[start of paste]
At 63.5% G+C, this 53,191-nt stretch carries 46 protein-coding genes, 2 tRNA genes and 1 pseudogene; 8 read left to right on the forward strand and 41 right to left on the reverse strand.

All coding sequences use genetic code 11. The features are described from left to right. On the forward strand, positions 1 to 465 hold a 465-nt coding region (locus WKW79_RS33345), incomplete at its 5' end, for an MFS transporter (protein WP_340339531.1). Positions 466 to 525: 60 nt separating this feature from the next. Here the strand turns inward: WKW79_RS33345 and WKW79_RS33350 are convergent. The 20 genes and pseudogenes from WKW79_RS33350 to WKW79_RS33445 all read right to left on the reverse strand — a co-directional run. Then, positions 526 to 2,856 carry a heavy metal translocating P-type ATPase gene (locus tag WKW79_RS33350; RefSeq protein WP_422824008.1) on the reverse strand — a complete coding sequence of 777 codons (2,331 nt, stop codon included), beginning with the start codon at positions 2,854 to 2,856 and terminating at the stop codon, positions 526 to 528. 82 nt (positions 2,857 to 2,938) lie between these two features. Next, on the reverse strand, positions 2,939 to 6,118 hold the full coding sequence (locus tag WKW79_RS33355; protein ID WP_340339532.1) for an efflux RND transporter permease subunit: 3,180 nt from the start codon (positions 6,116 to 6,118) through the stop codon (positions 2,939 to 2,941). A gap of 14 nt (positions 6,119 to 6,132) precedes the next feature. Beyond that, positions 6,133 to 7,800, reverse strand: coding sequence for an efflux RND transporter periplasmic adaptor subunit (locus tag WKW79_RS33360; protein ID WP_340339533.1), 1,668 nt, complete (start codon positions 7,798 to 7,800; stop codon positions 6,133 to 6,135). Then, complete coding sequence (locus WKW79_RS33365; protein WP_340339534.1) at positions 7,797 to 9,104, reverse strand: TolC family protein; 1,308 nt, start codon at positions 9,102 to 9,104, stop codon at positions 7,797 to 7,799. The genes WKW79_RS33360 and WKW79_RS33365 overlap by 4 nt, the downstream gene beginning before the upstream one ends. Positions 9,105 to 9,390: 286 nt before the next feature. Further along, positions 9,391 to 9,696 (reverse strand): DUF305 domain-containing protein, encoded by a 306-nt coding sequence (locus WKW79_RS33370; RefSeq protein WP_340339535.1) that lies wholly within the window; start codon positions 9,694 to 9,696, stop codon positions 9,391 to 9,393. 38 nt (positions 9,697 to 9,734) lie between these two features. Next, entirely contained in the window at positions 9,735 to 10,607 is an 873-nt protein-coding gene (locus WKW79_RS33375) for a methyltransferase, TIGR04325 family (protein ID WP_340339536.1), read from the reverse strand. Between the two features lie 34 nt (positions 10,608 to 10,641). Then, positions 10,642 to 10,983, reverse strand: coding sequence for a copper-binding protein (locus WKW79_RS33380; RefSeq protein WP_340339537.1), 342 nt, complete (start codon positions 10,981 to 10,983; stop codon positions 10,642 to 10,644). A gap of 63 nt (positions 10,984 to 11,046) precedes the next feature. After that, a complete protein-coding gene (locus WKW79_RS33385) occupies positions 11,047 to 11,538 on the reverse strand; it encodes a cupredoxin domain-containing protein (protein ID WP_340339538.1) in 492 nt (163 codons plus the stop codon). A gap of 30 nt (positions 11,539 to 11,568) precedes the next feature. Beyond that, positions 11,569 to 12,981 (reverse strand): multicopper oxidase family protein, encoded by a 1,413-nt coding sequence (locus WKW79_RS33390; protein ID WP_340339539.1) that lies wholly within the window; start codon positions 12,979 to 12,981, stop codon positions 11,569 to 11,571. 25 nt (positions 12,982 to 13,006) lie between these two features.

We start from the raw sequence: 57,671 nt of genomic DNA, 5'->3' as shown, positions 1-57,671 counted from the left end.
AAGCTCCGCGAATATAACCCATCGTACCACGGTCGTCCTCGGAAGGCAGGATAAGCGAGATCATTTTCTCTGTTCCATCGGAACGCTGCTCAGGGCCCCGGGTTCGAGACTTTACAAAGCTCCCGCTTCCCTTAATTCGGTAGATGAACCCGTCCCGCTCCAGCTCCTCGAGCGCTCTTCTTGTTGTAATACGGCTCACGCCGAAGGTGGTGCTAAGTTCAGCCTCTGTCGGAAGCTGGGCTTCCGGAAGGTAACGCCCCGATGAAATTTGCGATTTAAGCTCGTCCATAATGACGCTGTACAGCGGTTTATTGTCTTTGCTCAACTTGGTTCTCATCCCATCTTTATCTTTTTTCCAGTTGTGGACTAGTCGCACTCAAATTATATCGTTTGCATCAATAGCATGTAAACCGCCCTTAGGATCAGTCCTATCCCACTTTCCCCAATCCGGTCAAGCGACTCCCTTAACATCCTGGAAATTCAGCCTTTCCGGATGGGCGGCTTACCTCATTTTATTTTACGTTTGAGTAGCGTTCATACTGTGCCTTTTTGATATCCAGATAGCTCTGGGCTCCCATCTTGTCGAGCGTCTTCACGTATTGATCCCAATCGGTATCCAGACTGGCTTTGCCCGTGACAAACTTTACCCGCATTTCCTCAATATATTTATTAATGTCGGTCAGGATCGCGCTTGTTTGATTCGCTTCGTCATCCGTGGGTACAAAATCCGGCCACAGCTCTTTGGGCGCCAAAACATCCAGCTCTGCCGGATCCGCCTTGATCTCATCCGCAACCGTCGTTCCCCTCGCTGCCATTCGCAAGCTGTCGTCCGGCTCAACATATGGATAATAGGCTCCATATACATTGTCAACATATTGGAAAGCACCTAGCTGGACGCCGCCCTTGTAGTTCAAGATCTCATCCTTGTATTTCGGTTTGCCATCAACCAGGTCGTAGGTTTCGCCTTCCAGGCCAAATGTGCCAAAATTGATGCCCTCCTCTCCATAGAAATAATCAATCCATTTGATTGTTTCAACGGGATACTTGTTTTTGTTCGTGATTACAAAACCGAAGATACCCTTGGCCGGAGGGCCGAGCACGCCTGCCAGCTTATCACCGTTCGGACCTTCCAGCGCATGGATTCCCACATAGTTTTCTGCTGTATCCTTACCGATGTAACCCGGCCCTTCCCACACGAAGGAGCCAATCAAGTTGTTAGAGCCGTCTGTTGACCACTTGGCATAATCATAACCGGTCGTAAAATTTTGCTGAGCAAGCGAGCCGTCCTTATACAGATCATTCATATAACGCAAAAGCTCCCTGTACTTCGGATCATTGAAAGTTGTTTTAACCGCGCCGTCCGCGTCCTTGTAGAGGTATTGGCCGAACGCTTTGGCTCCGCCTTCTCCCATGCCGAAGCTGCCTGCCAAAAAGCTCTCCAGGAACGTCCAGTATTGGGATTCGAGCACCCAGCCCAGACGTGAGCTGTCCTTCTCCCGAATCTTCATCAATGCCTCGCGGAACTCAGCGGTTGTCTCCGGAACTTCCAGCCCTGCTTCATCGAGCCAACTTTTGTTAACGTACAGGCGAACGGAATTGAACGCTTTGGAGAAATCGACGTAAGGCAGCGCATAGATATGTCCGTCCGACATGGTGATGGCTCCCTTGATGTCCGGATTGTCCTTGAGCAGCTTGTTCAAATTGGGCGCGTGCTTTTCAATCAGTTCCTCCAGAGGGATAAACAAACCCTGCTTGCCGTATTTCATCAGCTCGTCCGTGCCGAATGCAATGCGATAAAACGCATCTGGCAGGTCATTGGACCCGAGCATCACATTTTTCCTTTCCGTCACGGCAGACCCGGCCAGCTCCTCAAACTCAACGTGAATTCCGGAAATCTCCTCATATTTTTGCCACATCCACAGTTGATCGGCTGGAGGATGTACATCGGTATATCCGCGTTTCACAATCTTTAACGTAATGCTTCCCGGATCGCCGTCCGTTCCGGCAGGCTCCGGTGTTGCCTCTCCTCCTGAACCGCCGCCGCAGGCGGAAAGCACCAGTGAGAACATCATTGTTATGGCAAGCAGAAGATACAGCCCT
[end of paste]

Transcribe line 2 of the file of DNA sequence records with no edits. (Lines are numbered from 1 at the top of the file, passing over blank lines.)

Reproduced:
All coding sequences use genetic code 11. The features are described from left to right. On the forward strand, positions 1 to 465 hold a 465-nt coding region (locus WKW79_RS33345), incomplete at its 5' end, for an MFS transporter (protein WP_340339531.1). Positions 466 to 525: 60 nt separating this feature from the next. Here the strand turns inward: WKW79_RS33345 and WKW79_RS33350 are convergent. The 20 genes and pseudogenes from WKW79_RS33350 to WKW79_RS33445 all read right to left on the reverse strand — a co-directional run. Then, positions 526 to 2,856 carry a heavy metal translocating P-type ATPase gene (locus tag WKW79_RS33350; RefSeq protein WP_422824008.1) on the reverse strand — a complete coding sequence of 777 codons (2,331 nt, stop codon included), beginning with the start codon at positions 2,854 to 2,856 and terminating at the stop codon, positions 526 to 528. 82 nt (positions 2,857 to 2,938) lie between these two features. Next, on the reverse strand, positions 2,939 to 6,118 hold the full coding sequence (locus tag WKW79_RS33355; protein ID WP_340339532.1) for an efflux RND transporter permease subunit: 3,180 nt from the start codon (positions 6,116 to 6,118) through the stop codon (positions 2,939 to 2,941). A gap of 14 nt (positions 6,119 to 6,132) precedes the next feature. Beyond that, positions 6,133 to 7,800, reverse strand: coding sequence for an efflux RND transporter periplasmic adaptor subunit (locus tag WKW79_RS33360; protein ID WP_340339533.1), 1,668 nt, complete (start codon positions 7,798 to 7,800; stop codon positions 6,133 to 6,135). Then, complete coding sequence (locus WKW79_RS33365; protein WP_340339534.1) at positions 7,797 to 9,104, reverse strand: TolC family protein; 1,308 nt, start codon at positions 9,102 to 9,104, stop codon at positions 7,797 to 7,799. The genes WKW79_RS33360 and WKW79_RS33365 overlap by 4 nt, the downstream gene beginning before the upstream one ends. Positions 9,105 to 9,390: 286 nt before the next feature. Further along, positions 9,391 to 9,696 (reverse strand): DUF305 domain-containing protein, encoded by a 306-nt coding sequence (locus WKW79_RS33370; RefSeq protein WP_340339535.1) that lies wholly within the window; start codon positions 9,694 to 9,696, stop codon positions 9,391 to 9,393. 38 nt (positions 9,697 to 9,734) lie between these two features. Next, entirely contained in the window at positions 9,735 to 10,607 is an 873-nt protein-coding gene (locus WKW79_RS33375) for a methyltransferase, TIGR04325 family (protein ID WP_340339536.1), read from the reverse strand. Between the two features lie 34 nt (positions 10,608 to 10,641). Then, positions 10,642 to 10,983, reverse strand: coding sequence for a copper-binding protein (locus WKW79_RS33380; RefSeq protein WP_340339537.1), 342 nt, complete (start codon positions 10,981 to 10,983; stop codon positions 10,642 to 10,644). A gap of 63 nt (positions 10,984 to 11,046) precedes the next feature. After that, a complete protein-coding gene (locus WKW79_RS33385) occupies positions 11,047 to 11,538 on the reverse strand; it encodes a cupredoxin domain-containing protein (protein ID WP_340339538.1) in 492 nt (163 codons plus the stop codon). A gap of 30 nt (positions 11,539 to 11,568) precedes the next feature. Beyond that, positions 11,569 to 12,981 (reverse strand): multicopper oxidase family protein, encoded by a 1,413-nt coding sequence (locus WKW79_RS33390; protein ID WP_340339539.1) that lies wholly within the window; start codon positions 12,979 to 12,981, stop codon positions 11,569 to 11,571. 25 nt (positions 12,982 to 13,006) lie between these two features.